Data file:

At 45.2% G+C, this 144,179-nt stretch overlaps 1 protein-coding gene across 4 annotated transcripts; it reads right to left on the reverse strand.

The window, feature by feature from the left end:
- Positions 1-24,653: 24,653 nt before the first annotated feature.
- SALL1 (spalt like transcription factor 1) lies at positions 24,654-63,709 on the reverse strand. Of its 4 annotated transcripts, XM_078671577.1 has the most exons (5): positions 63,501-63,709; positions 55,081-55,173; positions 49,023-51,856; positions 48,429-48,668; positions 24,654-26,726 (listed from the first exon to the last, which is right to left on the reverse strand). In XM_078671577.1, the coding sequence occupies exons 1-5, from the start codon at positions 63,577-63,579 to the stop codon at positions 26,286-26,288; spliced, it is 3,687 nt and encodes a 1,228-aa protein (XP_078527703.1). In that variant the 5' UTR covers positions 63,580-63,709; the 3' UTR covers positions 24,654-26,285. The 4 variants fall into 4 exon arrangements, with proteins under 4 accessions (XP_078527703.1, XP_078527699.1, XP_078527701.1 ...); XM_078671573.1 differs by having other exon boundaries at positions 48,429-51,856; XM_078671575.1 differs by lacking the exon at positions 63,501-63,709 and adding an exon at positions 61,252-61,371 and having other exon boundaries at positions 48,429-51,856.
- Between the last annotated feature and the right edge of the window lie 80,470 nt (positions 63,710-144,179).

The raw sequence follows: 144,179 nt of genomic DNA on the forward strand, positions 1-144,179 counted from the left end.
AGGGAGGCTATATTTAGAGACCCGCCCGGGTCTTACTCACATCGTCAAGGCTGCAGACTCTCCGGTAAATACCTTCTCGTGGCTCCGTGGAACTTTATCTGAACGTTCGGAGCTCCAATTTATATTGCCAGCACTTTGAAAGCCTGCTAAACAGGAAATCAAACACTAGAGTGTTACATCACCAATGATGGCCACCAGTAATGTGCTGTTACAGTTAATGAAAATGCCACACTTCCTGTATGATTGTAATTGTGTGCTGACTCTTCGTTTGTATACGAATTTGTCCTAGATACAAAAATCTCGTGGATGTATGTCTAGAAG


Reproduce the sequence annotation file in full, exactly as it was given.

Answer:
At 45.2% G+C, this 144,179-nt stretch overlaps 1 protein-coding gene across 4 annotated transcripts; it reads right to left on the reverse strand.

The window, feature by feature from the left end:
- Positions 1-24,653: 24,653 nt before the first annotated feature.
- SALL1 (spalt like transcription factor 1) lies at positions 24,654-63,709 on the reverse strand. Of its 4 annotated transcripts, XM_078671577.1 has the most exons (5): positions 63,501-63,709; positions 55,081-55,173; positions 49,023-51,856; positions 48,429-48,668; positions 24,654-26,726 (listed from the first exon to the last, which is right to left on the reverse strand). In XM_078671577.1, the coding sequence occupies exons 1-5, from the start codon at positions 63,577-63,579 to the stop codon at positions 26,286-26,288; spliced, it is 3,687 nt and encodes a 1,228-aa protein (XP_078527703.1). In that variant the 5' UTR covers positions 63,580-63,709; the 3' UTR covers positions 24,654-26,285. The 4 variants fall into 4 exon arrangements, with proteins under 4 accessions (XP_078527703.1, XP_078527699.1, XP_078527701.1 ...); XM_078671573.1 differs by having other exon boundaries at positions 48,429-51,856; XM_078671575.1 differs by lacking the exon at positions 63,501-63,709 and adding an exon at positions 61,252-61,371 and having other exon boundaries at positions 48,429-51,856.
- Between the last annotated feature and the right edge of the window lie 80,470 nt (positions 63,710-144,179).

The raw sequence follows: 144,179 nt of genomic DNA on the forward strand, positions 1-144,179 counted from the left end.
AGGGAGGCTATATTTAGAGACCCGCCCGGGTCTTACTCACATCGTCAAGGCTGCAGACTCTCCGGTAAATACCTTCTCGTGGCTCCGTGGAACTTTATCTGAACGTTCGGAGCTCCAATTTATATTGCCAGCACTTTGAAAGCCTGCTAAACAGGAAATCAAACACTAGAGTGTTACATCACCAATGATGGCCACCAGTAATGTGCTGTTACAGTTAATGAAAATGCCACACTTCCTGTATGATTGTAATTGTGTGCTGACTCTTCGTTTGTATACGAATTTGTCCTAGATACAAAAATCTCGTGGATGTATGTCTAGAAG